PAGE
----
Fanless Intel Atom D945GCLF2

As posted before, I installed a Windows Home Server at home using an Intel dual-core Atom processor on a 945GC based motherboard (D945GCLF2). The only problem with this setup is the cooling system. Even if the Atom CPU runs on extremely low power and is surprisingly fanless, the actual chipset on the motherboard (which also includes the video adapter by the way) needs way more power and better cooling.

The fan that comes with the motherboard is very small and extremely LOUD! I mean, it has a really annoying, high pitched, humming sound. All the time.  :S And since the server will be powered on almost always, I needed to change that into something less noisy.

I bought a Zalman ZM-NBF47 chipset cooler: a very cool looking heatsink which should work just fine.

Installing the ZM-NBF47

Removing the standard fan and preparing to install the ZM-NBF47.

So, the first step is to remove the standard fan. The Intel board uses loops instead of screws to fix the heatsink in place: this should make removing and installing somewhat easier (you don't have to flip the board over). However, the Zalman heatsink's hooks aren't completely compatible with the loops on the motherboard and the heatsink is a bit to large anyway. Therefore I had to attach the heatsink in a somewhat oblique position (almost touching the CPU heatsink and the RAM bank), while also slightly bending the loops on the motherboard in order to make the hooks fit.

Here's a picture of the slighty bended loops on the board:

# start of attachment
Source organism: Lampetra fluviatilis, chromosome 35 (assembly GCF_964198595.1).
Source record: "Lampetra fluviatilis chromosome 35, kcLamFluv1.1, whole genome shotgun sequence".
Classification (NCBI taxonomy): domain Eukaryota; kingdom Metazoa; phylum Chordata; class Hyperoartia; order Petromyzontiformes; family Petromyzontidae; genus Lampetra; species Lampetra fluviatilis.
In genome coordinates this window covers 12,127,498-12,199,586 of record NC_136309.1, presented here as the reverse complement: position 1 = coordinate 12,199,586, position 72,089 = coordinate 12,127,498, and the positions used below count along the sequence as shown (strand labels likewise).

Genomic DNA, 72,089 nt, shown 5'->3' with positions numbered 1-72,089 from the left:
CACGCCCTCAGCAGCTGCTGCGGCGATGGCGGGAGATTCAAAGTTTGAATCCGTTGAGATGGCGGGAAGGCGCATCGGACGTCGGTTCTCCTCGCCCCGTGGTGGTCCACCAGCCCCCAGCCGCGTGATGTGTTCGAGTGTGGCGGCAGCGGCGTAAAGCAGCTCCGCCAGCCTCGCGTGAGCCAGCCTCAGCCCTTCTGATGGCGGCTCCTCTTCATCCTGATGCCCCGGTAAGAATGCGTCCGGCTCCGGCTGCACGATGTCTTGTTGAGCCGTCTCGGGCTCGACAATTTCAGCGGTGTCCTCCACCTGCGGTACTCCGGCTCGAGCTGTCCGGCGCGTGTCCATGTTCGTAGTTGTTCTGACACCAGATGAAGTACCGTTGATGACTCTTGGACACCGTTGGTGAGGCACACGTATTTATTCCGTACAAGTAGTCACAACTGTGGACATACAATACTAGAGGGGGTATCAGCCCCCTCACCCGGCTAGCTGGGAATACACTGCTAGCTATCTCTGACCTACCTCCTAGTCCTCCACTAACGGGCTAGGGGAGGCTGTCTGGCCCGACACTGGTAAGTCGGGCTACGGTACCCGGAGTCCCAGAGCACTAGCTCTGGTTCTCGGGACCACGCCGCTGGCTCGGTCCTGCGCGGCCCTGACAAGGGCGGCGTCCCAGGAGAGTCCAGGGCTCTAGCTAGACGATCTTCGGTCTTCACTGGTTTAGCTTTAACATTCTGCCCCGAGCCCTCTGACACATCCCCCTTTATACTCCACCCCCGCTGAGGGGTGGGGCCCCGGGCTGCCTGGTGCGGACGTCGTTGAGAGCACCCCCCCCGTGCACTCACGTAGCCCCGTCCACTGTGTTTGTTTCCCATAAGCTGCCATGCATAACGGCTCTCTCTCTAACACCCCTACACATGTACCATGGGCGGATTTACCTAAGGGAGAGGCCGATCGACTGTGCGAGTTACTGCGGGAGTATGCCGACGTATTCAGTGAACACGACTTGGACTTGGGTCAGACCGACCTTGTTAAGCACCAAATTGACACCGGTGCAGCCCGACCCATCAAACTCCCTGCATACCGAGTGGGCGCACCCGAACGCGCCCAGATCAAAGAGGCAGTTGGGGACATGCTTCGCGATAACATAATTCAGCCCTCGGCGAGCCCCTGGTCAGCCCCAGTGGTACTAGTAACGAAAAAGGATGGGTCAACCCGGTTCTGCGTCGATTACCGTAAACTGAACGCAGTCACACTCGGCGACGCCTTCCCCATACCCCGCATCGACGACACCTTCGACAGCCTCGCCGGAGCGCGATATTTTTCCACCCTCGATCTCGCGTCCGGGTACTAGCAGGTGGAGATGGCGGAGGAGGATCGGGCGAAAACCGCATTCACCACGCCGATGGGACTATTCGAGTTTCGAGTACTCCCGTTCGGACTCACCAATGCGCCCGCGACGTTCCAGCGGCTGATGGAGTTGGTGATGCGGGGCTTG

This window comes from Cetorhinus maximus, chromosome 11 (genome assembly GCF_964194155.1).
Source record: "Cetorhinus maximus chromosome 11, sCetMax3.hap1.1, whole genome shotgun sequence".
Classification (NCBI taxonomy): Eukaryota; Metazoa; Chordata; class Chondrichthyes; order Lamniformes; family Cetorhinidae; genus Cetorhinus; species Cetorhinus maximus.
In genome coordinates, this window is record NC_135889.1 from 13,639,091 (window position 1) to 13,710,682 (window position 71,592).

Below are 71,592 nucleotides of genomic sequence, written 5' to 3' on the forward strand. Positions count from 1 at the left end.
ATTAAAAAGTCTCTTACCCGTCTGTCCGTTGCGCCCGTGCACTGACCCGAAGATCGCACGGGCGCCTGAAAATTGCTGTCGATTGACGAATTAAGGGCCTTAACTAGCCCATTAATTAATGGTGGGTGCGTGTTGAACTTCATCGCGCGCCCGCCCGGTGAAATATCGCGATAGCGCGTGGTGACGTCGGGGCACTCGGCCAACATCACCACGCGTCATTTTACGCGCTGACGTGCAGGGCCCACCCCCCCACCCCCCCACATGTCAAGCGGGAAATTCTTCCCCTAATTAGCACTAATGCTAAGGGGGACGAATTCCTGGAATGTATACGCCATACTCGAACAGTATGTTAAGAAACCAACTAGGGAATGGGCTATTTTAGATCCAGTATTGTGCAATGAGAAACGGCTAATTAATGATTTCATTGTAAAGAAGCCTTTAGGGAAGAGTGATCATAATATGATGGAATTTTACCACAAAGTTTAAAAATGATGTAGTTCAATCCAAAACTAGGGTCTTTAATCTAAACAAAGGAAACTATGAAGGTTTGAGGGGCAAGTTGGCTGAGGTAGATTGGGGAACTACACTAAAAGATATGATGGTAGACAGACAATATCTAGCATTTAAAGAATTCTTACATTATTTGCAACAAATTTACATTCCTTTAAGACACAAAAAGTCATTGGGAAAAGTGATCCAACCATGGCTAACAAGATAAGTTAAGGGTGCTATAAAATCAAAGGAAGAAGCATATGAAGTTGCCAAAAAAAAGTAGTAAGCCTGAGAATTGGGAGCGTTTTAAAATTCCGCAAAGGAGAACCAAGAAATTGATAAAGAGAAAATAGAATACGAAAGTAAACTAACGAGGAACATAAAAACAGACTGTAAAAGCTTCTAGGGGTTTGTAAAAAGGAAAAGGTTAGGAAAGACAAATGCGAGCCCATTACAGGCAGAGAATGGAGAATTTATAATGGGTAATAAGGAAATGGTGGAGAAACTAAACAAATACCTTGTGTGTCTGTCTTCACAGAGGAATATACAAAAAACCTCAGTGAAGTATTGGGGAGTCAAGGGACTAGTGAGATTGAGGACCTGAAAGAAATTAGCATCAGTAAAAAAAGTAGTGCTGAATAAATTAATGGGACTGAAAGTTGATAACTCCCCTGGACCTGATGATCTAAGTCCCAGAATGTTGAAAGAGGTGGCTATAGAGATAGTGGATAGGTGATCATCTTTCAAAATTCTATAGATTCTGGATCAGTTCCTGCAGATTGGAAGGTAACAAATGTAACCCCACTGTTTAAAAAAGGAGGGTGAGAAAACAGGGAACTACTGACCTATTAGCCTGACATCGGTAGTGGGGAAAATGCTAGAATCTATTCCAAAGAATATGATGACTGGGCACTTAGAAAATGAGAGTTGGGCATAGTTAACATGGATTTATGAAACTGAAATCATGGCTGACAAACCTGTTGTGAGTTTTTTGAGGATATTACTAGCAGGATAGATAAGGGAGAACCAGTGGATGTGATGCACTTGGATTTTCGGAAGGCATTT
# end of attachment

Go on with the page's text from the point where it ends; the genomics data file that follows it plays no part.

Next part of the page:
The slightly bended loops on the Intel motherboard.

Be very careful when twisting the two metal loops in place and do not apply to much force.

Now, you'll notice that the "flower" of the heatsink has a central, high section and two lower sides with different widths. Putting the larger side against the RAM should give you a bit more space to place the heatsink, without having it touch other components. The two hooks are screwed to the heatsink sticking out at almost 90 degrees. This is the final result:

The final result with the Zalman ZM-NBF47 installed.

The final result with the Zalman ZM-NBF47 installed.

Testing the chipset temperature

After starting the system (and hoping that it still boots  :)), you should check out the chipset and CPU temperature. Because the chipset is so close to the CPU (and the two heatsinks almost touch) it is possible that a higher chipset temperature could make the processor overheat.

Try installing SpeedFan, which should automatically detect all temperature sensors of your motherboard and display their values. The 945GC chipset theoretically is able to run even with quite high temperatures, but I suppose that 50-60 C° should be the target ideal temperature.

I even bought an Aerocool Easywatch temperature monitor that can be installed in the floppy drive. It provides three sensors to be installed on the CPU, the VGA (in this case the motherboard chipset) and somewhere in the case (in my case I put it on a hard disk). Easywatch displays the temperatures on the front panel and automatically manages the speed of up to three fans.

The Aerocool Easywatch in action.

It works quite nicely. Remeber to correctly set the limit temperatures on the monitor, or it will start beeping with no reason.  :)

Stress testing

Also useful: in order to check the stability of the system and how hot it becomes when the CPU is running at 100%, I suggest you install Prime95 and let it run for some time. If the system doesn't crash, you should be fine.  ;)

With the ZM-NBF47 heatsink installed, the server peaks at approximately 55 C° CPU temperature after running Prime95 for some time, which is quite good.
And the noise is gone! Woohoo!